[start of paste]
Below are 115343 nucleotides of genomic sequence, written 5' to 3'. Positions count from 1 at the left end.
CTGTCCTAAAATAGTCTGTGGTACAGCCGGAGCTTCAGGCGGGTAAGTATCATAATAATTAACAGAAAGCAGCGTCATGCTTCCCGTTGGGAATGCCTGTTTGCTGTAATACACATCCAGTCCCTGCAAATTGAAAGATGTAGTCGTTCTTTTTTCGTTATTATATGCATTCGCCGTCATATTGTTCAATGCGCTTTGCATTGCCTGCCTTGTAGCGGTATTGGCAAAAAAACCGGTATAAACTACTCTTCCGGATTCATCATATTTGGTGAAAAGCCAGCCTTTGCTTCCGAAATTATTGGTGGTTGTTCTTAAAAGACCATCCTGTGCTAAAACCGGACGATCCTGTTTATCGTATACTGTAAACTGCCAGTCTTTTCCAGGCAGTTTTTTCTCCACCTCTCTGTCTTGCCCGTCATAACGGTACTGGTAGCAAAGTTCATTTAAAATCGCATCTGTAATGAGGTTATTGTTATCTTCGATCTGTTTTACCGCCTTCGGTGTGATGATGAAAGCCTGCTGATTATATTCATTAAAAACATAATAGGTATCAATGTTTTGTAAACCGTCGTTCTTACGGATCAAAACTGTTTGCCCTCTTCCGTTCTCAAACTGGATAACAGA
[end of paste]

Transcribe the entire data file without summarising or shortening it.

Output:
Below are 115343 nucleotides of genomic sequence, written 5' to 3'. Positions count from 1 at the left end.
CTGTCCTAAAATAGTCTGTGGTACAGCCGGAGCTTCAGGCGGGTAAGTATCATAATAATTAACAGAAAGCAGCGTCATGCTTCCCGTTGGGAATGCCTGTTTGCTGTAATACACATCCAGTCCCTGCAAATTGAAAGATGTAGTCGTTCTTTTTTCGTTATTATATGCATTCGCCGTCATATTGTTCAATGCGCTTTGCATTGCCTGCCTTGTAGCGGTATTGGCAAAAAAACCGGTATAAACTACTCTTCCGGATTCATCATATTTGGTGAAAAGCCAGCCTTTGCTTCCGAAATTATTGGTGGTTGTTCTTAAAAGACCATCCTGTGCTAAAACCGGACGATCCTGTTTATCGTATACTGTAAACTGCCAGTCTTTTCCAGGCAGTTTTTTCTCCACCTCTCTGTCTTGCCCGTCATAACGGTACTGGTAGCAAAGTTCATTTAAAATCGCATCTGTAATGAGGTTATTGTTATCTTCGATCTGTTTTACCGCCTTCGGTGTGATGATGAAAGCCTGCTGATTATATTCATTAAAAACATAATAGGTATCAATGTTTTGTAAACCGTCGTTCTTACGGATCAAAACTGTTTGCCCTCTTCCGTTCTCAAACTGGATAACAGA